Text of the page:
This reading raises a host of questions for me, any one of which can begin a meditation that dissolves in to meanderings of the mind. The most difficult for me is related to Abraham’s attitude of trust in God. My first reaction is to think that, if it crossed my mind that God was making a similar request of me, I would dismiss it as a nightmare, and when I woke up, I would remember that I don’t have a son to offer as a sacrifice to God. On the other hand, there is also a message in Abraham’s complete confidence that everything would turn out all right, because God is in charge, and he will be faithful to his promise. After all, Abraham has been through this exercise in faith before, with the birth in his old age of Ishmael, his son with Hagar, and again, with the birth of Isaac, his son with Sarah, his spouse.

How and where in my life can I apply this lesson? For me, it is to remember that I don’t have a son in the usual senses of this word: conception and adoption. On the other hand, people call me Father because I am called to be a reflection of the Fatherhood of God, and “Another Christ”, Alter Christus, because at the altar, I make present the sacrifice of Jesus on the Cross, in reparation for the sins of God’s human children.

These are not goals I can accomplish on my own. I am reminded by this reading from Genesis that hope and trust in God’s providence are the gifts I need to accomplish the mission He has given me to the best of my ability; faith and confidence in God’s mercy to forgive my human failings in that endeavor.

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Matthew 9:1-8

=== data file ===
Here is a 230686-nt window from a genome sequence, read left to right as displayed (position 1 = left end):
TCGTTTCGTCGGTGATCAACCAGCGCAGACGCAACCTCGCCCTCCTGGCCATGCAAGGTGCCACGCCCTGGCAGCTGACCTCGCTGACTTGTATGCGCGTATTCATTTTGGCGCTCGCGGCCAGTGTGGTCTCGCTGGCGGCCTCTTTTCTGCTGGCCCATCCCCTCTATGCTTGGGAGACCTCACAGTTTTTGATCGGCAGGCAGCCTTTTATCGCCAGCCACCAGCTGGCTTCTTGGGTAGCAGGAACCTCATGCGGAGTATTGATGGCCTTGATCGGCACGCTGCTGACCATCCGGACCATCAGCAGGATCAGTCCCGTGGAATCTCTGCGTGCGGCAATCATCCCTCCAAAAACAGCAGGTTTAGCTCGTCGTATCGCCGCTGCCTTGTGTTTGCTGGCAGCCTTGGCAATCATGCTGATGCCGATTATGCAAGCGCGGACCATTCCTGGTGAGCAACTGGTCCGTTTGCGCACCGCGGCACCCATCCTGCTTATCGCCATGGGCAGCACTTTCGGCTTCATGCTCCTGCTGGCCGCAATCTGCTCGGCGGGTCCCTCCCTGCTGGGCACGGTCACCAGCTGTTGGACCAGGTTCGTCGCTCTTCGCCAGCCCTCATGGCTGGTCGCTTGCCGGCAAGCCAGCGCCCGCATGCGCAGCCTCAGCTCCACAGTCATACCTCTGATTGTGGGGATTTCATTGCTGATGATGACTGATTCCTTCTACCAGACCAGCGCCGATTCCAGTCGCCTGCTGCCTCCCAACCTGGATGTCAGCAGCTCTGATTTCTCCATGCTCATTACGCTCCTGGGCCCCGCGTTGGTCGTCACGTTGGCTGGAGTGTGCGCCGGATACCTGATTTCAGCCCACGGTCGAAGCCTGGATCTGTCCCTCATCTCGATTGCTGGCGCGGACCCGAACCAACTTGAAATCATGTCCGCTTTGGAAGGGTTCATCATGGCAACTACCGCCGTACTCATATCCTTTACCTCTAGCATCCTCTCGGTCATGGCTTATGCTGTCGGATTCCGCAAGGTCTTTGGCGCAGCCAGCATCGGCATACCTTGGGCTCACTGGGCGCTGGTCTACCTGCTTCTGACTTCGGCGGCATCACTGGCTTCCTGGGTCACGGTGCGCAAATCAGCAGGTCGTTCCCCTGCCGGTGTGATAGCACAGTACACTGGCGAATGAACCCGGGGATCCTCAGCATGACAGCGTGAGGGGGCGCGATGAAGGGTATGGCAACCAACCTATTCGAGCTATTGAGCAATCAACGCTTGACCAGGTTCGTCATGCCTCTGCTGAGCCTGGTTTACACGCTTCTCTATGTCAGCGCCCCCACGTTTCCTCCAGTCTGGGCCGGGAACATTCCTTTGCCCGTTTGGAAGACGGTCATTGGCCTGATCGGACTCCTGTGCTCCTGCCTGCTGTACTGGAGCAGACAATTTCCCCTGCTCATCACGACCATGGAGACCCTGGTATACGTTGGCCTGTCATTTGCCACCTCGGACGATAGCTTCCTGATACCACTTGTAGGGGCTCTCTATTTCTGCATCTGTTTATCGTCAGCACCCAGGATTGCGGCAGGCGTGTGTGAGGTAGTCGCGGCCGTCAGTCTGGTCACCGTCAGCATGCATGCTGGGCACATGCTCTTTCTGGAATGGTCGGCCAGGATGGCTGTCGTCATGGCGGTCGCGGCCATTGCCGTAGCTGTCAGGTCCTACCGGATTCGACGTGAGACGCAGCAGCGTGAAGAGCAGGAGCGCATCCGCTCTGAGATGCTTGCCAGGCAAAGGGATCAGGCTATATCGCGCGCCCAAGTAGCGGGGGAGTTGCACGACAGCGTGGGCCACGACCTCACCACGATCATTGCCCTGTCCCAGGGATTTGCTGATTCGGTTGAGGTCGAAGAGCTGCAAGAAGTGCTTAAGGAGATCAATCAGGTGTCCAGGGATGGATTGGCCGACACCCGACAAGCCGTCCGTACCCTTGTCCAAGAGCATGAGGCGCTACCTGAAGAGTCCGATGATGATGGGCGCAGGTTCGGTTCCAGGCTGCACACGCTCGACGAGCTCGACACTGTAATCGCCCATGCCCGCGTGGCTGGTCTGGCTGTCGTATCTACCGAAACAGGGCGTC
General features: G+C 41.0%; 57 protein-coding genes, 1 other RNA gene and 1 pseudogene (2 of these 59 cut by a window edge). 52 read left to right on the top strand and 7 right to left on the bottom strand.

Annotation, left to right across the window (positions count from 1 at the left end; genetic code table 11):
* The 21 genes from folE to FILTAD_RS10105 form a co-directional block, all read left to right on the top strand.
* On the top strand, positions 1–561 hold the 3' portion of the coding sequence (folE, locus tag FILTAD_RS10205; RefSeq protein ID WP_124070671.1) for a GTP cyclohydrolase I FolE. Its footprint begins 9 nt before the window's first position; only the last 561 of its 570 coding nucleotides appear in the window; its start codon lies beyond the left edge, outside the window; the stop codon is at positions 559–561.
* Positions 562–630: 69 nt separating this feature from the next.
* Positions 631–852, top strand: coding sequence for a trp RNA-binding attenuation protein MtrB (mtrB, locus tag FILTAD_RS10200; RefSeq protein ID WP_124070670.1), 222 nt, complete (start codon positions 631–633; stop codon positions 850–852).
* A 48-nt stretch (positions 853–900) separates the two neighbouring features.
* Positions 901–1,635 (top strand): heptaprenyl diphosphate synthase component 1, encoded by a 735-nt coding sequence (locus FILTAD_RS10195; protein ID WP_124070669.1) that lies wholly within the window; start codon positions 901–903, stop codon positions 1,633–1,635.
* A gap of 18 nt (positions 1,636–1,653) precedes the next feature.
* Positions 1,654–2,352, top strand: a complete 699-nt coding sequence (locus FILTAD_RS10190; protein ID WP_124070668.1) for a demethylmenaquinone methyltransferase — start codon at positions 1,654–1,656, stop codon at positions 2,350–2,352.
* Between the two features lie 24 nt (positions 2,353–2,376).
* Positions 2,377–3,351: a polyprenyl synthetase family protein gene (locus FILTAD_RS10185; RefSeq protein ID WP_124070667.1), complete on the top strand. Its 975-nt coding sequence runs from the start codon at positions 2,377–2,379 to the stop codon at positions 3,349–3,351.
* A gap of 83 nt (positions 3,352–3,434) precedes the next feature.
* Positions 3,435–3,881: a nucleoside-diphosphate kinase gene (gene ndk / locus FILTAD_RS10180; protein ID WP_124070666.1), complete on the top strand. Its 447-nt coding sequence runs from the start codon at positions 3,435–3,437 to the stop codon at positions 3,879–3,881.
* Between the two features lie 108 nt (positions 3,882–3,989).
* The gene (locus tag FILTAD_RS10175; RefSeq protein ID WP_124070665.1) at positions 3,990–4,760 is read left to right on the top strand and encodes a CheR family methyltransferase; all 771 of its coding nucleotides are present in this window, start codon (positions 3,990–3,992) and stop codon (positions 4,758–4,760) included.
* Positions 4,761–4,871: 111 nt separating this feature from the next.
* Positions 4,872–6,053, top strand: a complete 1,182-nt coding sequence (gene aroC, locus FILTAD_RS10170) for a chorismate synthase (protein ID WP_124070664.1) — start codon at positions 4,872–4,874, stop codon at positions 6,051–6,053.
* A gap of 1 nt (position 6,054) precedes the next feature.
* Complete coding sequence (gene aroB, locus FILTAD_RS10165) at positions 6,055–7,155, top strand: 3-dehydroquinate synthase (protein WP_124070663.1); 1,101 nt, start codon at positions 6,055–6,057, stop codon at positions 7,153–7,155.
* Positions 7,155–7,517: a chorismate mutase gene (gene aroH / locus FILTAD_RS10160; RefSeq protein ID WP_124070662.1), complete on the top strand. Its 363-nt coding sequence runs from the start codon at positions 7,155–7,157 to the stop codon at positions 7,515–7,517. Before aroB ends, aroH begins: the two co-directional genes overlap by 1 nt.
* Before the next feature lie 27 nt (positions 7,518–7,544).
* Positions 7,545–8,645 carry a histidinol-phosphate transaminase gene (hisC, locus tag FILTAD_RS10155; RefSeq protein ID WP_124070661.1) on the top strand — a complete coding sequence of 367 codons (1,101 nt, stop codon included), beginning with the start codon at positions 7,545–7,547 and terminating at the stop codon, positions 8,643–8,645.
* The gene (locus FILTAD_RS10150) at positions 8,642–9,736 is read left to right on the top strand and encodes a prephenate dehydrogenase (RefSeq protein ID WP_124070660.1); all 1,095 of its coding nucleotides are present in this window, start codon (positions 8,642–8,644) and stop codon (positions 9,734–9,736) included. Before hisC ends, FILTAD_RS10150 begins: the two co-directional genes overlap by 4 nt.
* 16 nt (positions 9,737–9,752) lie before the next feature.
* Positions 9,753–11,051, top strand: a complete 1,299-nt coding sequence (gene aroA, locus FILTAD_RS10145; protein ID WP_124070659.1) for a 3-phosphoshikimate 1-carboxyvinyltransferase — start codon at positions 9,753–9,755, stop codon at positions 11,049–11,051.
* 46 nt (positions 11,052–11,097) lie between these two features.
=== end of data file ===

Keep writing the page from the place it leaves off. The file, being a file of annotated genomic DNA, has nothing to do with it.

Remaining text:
Jesus stepped into a boat, crossed over and came to his own town. Some men brought to him a paralytic, lying on a mat. When Jesus saw their faith, he said to the paralytic, "Take heart, son; your sins are forgiven."

At this, some of the teachers of the law said to themselves, "This fellow is blaspheming!"

Knowing their thoughts, Jesus said, "Why do you entertain evil thoughts in your hearts? Which is easier: to say, 'Your sins are forgiven,' or to say, 'Get up and walk'? But so that you may know that the Son of Man has authority on earth to forgive sins...." Then he said to the paralytic, "Get up, take your mat and go home." And the man got up and went home.When the crowd saw this, they were filled with awe; and they praised God, who had given such authority to men.


In 1986, Dominican Father Fergus Kerr wrote a book entitled Theology after Wittgenstein, which I admit that I have never read, but was mentioned by my source for this meditation, Jesuit Father Donagh O’Shea. In his book, Father Kerr indentified two great pathologies of the western mind: the divide between the individual and the community, and divide between the individual’s body and mind. He described how Wittgenstein’s philosophy represents the healing of these divides – and I, for one, will take Father O’Shea’s word for that, it’s way out of my league!

In today’s gospel, we can see how similar this psychology is to the healing ministry of Jesus, and how he bridges both of these divides.